One of the things that perplexes the dreamer–for, in spite of the realists, there are dreamers still–is the almost complete extinction of the early editions of certain popular works. The pompous, respectable, full-wigged folios, with their long lists of subscribers, and their magniloquent dedications, find their permanent abiding-places in noblemen’s collections, where, unless–with the Chrysostom in Pope’s verses–they are used for the smoothing of bands or the pressing of flowers, no one ever disturbs their drowsy diuturnity. Their bulk makes them sacred: like the regimental big drum, they are too large to be mislaid. But where are all the first copies of that little octavo of 246 pages, price eighteenpence, “Printed by T. Maxey for Rich. Marriot, in S. Dunstans Church-yard, Fleetstreet” in 1653, which constitutes the editio princeps of Walton’s Angler. Probably they were worn out in the pockets of Honest Izaak’s “brothers of the Angle,” or left to bake and cockle in the sunny corners of wasp-haunted alehouse windows, or dropped in the deep grass by some casual owner, more careful for flies and caddis-worms, or possibly for the contents of a leathern bottle, than all the “choicely-good” madrigals of Maudlin the milkmaid. In any case, there are very few of the little tomes, with their quaint “coppers” of fishes, in existence now, nor is it silver that pays for them. And that other eighteenpenny book, put forth by ” Nath. Ponder at the Peacock in the Poultrey near Cornhil ” five and twenty years later,– The Pilgrim’s Progress from This World, to That which is to come,–why is it that there are only five known copies, none quite perfect, now extant, of which the best sold not long since for more than L1400? Of these five, the first that came to light had been preserved owing to its having taken sanctuary, almost upon publication, in a great library, where it was forgotten. But the others that passed over Mr. Ponder’s counter in the Poultry,–were they all lost, thumbed and dog’s-eared out of being? They are gone,–that is all you can say; and gone apparently beyond reach of recovery.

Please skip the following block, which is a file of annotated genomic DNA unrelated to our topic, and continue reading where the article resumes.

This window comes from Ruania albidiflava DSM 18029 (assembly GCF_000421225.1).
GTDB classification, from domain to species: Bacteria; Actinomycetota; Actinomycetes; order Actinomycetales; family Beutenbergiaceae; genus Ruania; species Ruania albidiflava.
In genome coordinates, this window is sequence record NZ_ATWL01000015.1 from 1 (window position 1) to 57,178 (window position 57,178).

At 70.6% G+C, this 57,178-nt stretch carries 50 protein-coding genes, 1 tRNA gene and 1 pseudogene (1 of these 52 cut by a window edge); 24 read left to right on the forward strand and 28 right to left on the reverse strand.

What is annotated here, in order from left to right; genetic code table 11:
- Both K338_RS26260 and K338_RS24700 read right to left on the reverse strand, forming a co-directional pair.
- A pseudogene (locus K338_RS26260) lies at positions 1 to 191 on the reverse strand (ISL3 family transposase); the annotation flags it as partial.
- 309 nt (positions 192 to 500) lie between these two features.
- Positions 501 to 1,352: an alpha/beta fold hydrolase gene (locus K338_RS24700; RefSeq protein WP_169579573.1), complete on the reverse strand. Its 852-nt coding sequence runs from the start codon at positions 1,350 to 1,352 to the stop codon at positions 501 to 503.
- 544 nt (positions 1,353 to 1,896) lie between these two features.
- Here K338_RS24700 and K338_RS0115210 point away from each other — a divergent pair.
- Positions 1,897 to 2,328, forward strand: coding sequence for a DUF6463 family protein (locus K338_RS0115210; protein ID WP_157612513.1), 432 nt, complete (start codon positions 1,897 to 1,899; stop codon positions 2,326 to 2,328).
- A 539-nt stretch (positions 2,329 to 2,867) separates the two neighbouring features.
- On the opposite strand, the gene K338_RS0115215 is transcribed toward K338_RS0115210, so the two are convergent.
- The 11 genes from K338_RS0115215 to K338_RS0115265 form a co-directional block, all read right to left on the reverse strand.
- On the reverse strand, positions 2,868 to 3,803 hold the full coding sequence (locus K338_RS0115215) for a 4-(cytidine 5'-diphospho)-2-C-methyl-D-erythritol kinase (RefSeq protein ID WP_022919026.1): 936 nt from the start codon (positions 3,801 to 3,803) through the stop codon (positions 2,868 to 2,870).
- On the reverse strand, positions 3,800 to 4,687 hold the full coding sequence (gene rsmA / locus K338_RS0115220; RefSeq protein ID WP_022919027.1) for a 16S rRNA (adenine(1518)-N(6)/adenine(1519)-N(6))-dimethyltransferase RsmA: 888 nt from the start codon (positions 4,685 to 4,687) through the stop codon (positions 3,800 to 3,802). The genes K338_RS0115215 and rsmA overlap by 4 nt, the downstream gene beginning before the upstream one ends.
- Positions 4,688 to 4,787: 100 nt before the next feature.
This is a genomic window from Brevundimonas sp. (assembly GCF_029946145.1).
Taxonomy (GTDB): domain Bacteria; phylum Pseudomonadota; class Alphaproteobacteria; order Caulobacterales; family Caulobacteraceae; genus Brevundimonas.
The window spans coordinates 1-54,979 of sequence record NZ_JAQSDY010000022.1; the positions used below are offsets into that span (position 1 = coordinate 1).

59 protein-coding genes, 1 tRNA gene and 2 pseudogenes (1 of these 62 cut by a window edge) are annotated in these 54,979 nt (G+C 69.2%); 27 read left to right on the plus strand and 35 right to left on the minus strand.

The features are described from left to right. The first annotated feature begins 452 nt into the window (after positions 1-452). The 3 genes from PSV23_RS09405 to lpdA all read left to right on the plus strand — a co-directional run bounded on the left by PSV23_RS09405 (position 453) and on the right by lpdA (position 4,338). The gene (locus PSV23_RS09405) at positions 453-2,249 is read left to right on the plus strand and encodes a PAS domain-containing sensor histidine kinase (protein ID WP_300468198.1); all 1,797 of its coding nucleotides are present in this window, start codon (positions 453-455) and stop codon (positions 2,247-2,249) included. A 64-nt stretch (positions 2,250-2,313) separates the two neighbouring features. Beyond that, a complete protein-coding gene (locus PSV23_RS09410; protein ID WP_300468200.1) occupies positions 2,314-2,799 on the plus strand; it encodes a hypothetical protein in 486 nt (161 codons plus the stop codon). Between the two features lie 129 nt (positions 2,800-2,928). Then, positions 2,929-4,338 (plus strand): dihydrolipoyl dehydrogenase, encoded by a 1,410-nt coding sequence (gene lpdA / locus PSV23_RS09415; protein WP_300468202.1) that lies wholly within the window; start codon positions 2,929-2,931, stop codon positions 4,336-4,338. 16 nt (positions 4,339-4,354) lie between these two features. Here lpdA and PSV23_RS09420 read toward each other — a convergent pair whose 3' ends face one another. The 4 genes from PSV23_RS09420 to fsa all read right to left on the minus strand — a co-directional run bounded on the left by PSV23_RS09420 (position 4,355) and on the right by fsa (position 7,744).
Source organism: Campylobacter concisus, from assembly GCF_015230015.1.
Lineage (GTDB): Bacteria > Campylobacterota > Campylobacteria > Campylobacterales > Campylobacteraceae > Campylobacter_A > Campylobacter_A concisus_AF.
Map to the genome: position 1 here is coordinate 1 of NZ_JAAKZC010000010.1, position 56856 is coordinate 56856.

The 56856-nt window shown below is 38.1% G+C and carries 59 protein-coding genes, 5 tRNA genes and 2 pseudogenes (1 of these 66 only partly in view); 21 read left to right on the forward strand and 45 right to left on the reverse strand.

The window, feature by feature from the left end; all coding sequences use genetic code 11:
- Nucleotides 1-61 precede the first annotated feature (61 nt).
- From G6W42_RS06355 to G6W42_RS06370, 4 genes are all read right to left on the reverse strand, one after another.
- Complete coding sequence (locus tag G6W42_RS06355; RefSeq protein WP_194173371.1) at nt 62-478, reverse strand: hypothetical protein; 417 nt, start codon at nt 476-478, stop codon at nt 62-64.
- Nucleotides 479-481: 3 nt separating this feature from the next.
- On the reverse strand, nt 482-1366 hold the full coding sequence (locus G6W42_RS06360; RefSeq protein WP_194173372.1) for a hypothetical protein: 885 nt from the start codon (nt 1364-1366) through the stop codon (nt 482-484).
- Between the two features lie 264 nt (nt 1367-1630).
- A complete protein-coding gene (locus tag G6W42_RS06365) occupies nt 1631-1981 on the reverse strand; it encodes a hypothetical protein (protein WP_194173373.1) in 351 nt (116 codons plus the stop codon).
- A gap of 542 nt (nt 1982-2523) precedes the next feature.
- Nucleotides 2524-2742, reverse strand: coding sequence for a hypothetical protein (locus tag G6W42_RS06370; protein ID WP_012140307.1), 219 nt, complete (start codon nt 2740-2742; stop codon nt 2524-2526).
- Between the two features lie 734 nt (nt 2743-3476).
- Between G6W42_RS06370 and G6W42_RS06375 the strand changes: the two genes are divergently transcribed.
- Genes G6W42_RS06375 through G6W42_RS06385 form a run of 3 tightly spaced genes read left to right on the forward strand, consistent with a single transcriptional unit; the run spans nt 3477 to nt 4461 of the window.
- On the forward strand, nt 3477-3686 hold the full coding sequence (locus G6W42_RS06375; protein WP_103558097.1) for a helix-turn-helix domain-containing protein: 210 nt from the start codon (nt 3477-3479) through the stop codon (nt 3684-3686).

These remarks,–which scarcely rise to the dignity of reflections–have been suggested by the difficulty which the writer has experienced in obtaining particulars as to the earliest form of the Parent’s Assistant. As a matter of course, children’s books are more liable to disappear than any others. They are sooner torn, soiled, dismembered, disintegratedsooner find their way to that mysterious unlocated limbo of lost things, which engulfs so much. Yet one scarcely expected that even the British Museum would not have possessed a copy of the first issue of Miss Edgeworth’s book. Such, however, seems to be the case. According to the catalogue, there is nothing earlier at Bloomsbury than a portion of the second edition; and from the inexplicit and conjectural manner in which most of the author’s biographers speak of the work, it can scarcely–outside private collections–be very easily accessible. Fortunately the old Monthly Review for September, 1796, with most exemplary forethought for posterity, gives, as a heading to its notice, a precise and very categorical account of the first impression. The Parent’s Assistant; or, Stories for Children was, it appears, published in two parts, making three small duodecimo volumes. The price, bound, was six shillings. There was no author’s name; but it was said to be “by E.M.” (i.e. Edgeworth, Maria), and the publisher was Cowper’s Dissenter publisher, Joseph Johnson of No. 72, St. Paul’s Churchyard. Part I. contained “The Little Dog Trusty; or, The Liar and the Boy of Truth”; “The Orange Man; or, the Honest Boy and the Thief”; “Lazy Lawrence”; “Tarleton”; and “The False Key”; Part II., “The Purple Jar,” “The Bracelets,” “Mademoiselle Panache,” “The Birthday Present,” “Old Poz,” and “The Mimic.” In the same year, 1796, a second edition appeared, apparently with, some supplementary stories, e.g.: “Barring Out,” and in 1800 came a third edition in six volumes. In this the text was increased by “Simple Susan,” “The Little Merchants,” “The Basket Woman,” “The White Pigeon,” “The Orphans,” “Waste Not, Want Not,” “Forgive and Forget,” and “Eton Montem.” One story, “The Purple Jar” at the beginning of Part II. of the first edition, was withdrawn, and afterwards included in another series, while the stories entitled respectively “Little Dog Trusty” and “The Orange Man” have disappeared from the collection, probably for the reason given in one of the first prefaces, namely, that they “were written for a much earlier age than any of the others, and with such a perfect simplicity of expression as, to many, may appear insipid and ridiculous.” The six volumes of the third edition came out successively on the first day of the first six months of 1800. The Monthly Reviewer of the first edition, it may be added, was highly laudatory; and his commendations show that the early critics of the author were fully alive to her distinctive qualities, “The moral and prudential lessons of these volumes,” says the writer, “are judiciously chosen; and the stories are invented with great ingenuity, and are happily contrived to excite curiosity and awaken feeling without the aid of improbable fiction or extravagant adventure. The language is varied in its degree of simplicity, to suit the pieces to different ages, but is throughout neat and correct; and, without the least approach towards vulgarity or meanness, it is adapted with peculiar felicity to the understandings of children. The author’s taste, in this class of writing, appears to have been formed on the best models; and the work will not discredit a place on the same shelf with Berquin’s Child’s Friend, Mrs. Barbauld’s Lessons for Children, and Dr. Aikin’s Evenings at Home. The story of ‘Lazy Lawrence'”–the notice goes on–“is one of the best lectures on industry which we have ever read. “The Critical Review, which also gave a short account of the Parent’s Assistant in its number for January 1797, does not rehearse the contents. But it confirms the title, etc., adding that the price, in boards, was 4s. 6d.; and its praise, though brief, is very much to the point. “The present production is particularly sensible and judicious; the stories are well written, simple, and affecting; calculated, not only for moral improvement, but to exercise the best affections of the human heart.”